- You should buy a good quality plug tray (seedling tray) for growing your greenhouse chili pepper seedlings. You can use LOVEDAY Seed Starter Trays (See Price) because its dome will keep the humidity high and will help in germination.
- The next step is to fill compost inside your chili seedlings trays. I recommend filling it with any seed starting mix or multi-purpose compost. ( I use Espoma Seed Starter mix for starting my greenhouse chili seedlings).
- Sow seeds in a seed tray and cover it with 0.5 to 1 cm of compost.
- Spray water on the compost to make it damp (moist) and put the lid on the plug tray. (Just make it damp don’t saturate it).
- Chilli pepper needs a warm place to grow and optimum germination temperature for chilies is in between (73-86°F) 23-30°C. It’s best to sow your chili pepper seeds indoors under LED grow light. I will recommend using a heat mat for heating your chilies seedling trays. (I use iPower Seedling Heat Mat (see price) and it works fine).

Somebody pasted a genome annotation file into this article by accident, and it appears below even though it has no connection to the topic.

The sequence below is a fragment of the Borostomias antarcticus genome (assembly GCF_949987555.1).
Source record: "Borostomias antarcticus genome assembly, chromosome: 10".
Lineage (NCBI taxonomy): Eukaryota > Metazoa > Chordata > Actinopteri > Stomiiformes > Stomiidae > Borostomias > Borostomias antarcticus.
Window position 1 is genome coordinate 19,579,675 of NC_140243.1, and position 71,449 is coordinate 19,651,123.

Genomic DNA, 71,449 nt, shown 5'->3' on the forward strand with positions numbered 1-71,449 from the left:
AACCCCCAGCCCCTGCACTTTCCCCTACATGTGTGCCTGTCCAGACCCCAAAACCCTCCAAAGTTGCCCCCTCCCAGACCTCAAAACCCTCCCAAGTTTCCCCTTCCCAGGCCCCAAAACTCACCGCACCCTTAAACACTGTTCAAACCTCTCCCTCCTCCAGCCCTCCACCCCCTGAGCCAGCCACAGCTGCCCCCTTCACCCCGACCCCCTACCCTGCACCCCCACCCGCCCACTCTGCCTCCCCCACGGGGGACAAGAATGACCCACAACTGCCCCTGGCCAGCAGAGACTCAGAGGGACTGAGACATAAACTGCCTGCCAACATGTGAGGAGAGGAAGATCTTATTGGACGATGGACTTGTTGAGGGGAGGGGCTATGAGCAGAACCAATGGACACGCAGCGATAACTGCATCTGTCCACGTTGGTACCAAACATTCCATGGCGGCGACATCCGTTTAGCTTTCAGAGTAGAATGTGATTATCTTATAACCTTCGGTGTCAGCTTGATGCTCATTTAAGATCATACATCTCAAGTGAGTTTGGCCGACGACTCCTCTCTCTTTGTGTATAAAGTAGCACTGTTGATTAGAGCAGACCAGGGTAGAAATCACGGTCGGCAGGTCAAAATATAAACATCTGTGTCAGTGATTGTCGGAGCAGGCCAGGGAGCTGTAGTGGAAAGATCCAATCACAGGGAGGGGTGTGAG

- Install a grow light 12-24 inches above your chili seed trays. Use the well known BESTVA LED Grow Light (See Price). I recommend this huge grow light because you can also use it for growing veggies indoor.
- Keep your greenhouse chili seedlings at a temperature of 18-25C (64-77F) for the best results. Seeds will start germinating within 7 to 10 days.
- Initially, when your chili seedlings have not germinated keep the grow lights off and after they have successfully germinated give them 16-18 hours of light per day.